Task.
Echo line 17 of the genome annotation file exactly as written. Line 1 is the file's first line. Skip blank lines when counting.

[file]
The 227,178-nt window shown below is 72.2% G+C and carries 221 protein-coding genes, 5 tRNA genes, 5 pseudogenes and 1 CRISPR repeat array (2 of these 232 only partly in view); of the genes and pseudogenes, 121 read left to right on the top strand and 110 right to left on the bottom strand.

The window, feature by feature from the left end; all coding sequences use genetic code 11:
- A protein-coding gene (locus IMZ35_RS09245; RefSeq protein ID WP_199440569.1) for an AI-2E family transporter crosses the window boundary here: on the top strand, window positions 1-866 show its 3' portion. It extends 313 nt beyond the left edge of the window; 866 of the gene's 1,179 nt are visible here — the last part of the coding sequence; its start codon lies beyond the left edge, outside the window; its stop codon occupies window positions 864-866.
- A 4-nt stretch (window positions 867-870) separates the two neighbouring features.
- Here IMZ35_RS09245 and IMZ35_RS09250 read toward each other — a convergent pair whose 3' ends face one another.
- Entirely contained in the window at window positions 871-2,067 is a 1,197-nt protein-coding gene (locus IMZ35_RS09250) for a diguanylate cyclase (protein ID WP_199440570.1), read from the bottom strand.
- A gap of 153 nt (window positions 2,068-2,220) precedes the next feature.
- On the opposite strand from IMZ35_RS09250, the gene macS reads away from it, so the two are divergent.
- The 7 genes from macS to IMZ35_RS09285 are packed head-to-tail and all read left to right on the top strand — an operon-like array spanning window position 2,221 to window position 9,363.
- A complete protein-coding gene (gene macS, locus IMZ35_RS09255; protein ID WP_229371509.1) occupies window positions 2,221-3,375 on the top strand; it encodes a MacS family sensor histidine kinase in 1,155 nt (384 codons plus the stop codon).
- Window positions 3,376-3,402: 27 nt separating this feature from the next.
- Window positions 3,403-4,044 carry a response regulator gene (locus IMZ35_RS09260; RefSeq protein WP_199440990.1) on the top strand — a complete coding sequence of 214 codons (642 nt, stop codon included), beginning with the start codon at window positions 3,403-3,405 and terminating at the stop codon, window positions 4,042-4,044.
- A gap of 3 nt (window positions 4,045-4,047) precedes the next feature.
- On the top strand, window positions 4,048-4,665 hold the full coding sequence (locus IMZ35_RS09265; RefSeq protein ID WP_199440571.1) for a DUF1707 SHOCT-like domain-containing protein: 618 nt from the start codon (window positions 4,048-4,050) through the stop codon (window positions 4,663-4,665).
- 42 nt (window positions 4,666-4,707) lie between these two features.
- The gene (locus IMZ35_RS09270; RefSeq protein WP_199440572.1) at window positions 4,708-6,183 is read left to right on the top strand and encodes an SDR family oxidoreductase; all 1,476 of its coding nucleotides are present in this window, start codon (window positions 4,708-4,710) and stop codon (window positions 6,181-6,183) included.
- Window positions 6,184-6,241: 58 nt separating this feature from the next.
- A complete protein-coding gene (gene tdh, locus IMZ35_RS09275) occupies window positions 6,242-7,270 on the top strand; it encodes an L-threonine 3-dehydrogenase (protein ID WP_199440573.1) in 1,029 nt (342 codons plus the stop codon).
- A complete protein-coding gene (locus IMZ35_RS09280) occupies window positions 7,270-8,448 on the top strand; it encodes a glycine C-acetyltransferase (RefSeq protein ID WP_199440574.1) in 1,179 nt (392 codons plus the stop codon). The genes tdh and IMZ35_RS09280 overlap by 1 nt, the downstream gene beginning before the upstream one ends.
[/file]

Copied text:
- Window positions 6,184-6,241: 58 nt separating this feature from the next.